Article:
Warmer temperatures means grilling season is back! But instead of heading over to your local grocery store, you can now pick up some fresh cuts at the Minnesota correctional facility.
Inmates at Northeast Regional Corrections Center in Saginaw, Minnesota might soon be able to earn their butcher's licenses while behind bars.
Sen. David Tomassoni introduced a measure at the Minnesota Capitol on Monday that is meant to address the shortage of butchers in the state, while also allowing inmates an opportunity toward employment.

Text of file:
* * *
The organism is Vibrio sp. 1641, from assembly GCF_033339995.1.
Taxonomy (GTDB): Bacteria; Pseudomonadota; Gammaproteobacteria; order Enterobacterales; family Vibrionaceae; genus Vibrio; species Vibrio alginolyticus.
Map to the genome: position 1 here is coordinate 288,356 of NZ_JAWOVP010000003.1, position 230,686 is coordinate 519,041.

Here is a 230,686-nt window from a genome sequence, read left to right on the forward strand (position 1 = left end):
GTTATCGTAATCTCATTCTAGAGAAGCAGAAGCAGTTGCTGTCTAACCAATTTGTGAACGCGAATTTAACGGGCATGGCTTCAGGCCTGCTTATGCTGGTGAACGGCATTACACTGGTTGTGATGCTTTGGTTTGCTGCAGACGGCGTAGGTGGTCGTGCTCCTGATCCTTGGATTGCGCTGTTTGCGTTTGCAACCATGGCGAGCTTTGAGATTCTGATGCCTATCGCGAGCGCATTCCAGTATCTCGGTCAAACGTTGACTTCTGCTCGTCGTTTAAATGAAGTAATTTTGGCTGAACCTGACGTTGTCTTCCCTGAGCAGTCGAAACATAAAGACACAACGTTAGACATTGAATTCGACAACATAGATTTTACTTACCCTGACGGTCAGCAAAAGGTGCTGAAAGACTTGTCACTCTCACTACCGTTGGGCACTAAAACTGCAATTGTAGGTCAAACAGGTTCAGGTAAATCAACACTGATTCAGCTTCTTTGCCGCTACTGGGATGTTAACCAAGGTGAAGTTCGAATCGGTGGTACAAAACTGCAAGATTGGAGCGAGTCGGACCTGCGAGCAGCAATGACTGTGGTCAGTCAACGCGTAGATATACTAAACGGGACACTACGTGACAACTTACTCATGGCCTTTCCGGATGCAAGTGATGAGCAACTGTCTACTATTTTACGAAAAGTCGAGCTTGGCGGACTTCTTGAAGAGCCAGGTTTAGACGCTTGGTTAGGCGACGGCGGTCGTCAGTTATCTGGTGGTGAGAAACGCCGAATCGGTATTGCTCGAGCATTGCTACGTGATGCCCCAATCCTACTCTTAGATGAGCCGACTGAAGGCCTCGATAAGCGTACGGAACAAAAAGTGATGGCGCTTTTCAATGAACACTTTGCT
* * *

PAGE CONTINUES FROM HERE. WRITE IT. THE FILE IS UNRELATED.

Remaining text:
The Associated Press reported that inmates at the correctional facility, which is a 150-bed minimum security institution that offers vocational training along with education and treatment programs, are already processing and selling meat.
But now, Sen. Tomassoni wants to turn the institution's work into a pilot program that gives inmates a license.
Demand for locally produced beef is surging as never before, but butchers who have for generations been preparing and selling meat to customers and markets are a dwindling profession, according to a recent story.
An analysis in Minnesota showed about two-thirds of the people who own a small meat-processing business in the state are nearing retirement age, with no succession plan.
Tomassoni calls the proposal "a little tool" to give inmates a shot at a new career, all while addressing the shortage of butchers.